Recent progress of abstractive text summarization largely relies on large pre-trained sequence-to-sequence Transformer models, which are computationally expensive. This paper aims to distill these large models into smaller ones for faster inference and with minimal performance loss. Pseudo-labeling based methods are popular in sequence-to-sequence model distillation. In this paper, we find simply manipulating attention temperatures in Transformers can make pseudo labels easier to learn for student models. Our experiments on three summarization datasets show our proposed method consistently improves vanilla pseudo-labeling based methods. Further empirical analysis shows that both pseudo labels and summaries produced by our students are shorter and more abstractive.
In zero-shot multilingual extractive text summarization, a model is typically trained on English summarization dataset and then applied on summarization datasets of other languages. Given English gold summaries and documents, sentence-level labels for extractive summarization are usually generated using heuristics. However, these monolingual labels created on English datasets may not be optimal on datasets of other languages, for that there is the syntactic or semantic discrepancy between different languages. In this way, it is possible to translate the English dataset to other languages and obtain different sets of labels again using heuristics. To fully leverage the information of these different sets of labels, we propose NLSSum (Neural Label Search for Summarization), which jointly learns hierarchical weights for these different sets of labels together with our summarization model. We conduct multilingual zero-shot summarization experiments on MLSUM and WikiLingua datasets, and we achieve state-of-the-art results using both human and automatic evaluations across these two datasets.
Text summarization is a user-preference based task, i.e., for one document, users often have different priorities for the summary. As a key aspect of customization in summarization, granularity is used to measure the semantic coverage between the summary and source document. However, developing systems that can generate summaries with customizable semantic coverage is still an under-explored topic. In this paper, we propose the first unsupervised multi-granularity summarization framework, GranuSum. We take events as the basic semantic units of the source documents and propose to rank these events by their salience. We also develop a model to summarize input documents with given events as anchors and hints. By inputting different numbers of events, GranuSum is capable of producing multi-granular summaries in an unsupervised manner. Meanwhile, we annotate a new benchmark GranuDUC that contains multiple summaries at different granularities for each document cluster. Experimental results confirm the substantial superiority of GranuSum on multi-granularity summarization over strong baselines. Furthermore, by exploiting the event information, GranuSum also exhibits state-of-the-art performance under the conventional unsupervised abstractive setting.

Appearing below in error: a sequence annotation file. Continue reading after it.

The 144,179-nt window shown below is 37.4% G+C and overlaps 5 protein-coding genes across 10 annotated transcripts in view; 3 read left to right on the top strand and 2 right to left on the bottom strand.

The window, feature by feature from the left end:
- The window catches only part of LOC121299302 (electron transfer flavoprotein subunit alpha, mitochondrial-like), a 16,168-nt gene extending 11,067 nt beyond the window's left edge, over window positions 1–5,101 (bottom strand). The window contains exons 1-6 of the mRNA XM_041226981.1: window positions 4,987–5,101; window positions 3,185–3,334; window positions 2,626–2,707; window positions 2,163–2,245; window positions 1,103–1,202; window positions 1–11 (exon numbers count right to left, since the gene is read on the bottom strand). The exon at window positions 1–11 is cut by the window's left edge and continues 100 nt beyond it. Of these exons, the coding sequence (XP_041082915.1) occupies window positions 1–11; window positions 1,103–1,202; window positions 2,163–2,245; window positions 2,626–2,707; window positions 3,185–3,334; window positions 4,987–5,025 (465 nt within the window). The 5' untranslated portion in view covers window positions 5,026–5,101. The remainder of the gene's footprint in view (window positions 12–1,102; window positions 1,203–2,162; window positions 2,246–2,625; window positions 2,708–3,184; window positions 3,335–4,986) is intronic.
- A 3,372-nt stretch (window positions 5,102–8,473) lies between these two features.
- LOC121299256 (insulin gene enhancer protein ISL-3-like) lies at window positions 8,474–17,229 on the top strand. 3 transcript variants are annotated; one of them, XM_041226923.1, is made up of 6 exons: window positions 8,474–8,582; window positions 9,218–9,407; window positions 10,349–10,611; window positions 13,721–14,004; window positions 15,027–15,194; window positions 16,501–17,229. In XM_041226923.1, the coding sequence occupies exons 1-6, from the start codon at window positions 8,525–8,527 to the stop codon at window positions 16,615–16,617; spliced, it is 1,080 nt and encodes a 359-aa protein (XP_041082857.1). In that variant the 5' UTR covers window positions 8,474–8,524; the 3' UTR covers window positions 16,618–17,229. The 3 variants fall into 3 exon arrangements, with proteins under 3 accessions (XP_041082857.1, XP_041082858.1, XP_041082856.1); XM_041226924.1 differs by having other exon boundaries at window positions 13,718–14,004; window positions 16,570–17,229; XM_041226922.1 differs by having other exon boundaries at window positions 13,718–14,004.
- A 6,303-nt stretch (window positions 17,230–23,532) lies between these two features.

Unsupervised extractive document summarization aims to select important sentences from a document without using labeled summaries during training. Existing methods are mostly graph-based with sentences as nodes and edge weights measured by sentence similarities. In this work, we find that transformer attentions can be used to rank sentences for unsupervised extractive summarization. Specifically, we first pre-train a hierarchical transformer model using unlabeled documents only. Then we propose a method to rank sentences using sentence-level self-attentions and pre-training objectives. Experiments on CNN/DailyMail and New York Times datasets show our model achieves state-of-the-art performance on unsupervised summarization. We also find in experiments that our model is less dependent on sentence positions. When using a linear combination of our model and a recent unsupervised model explicitly modeling sentence positions, we obtain even better results.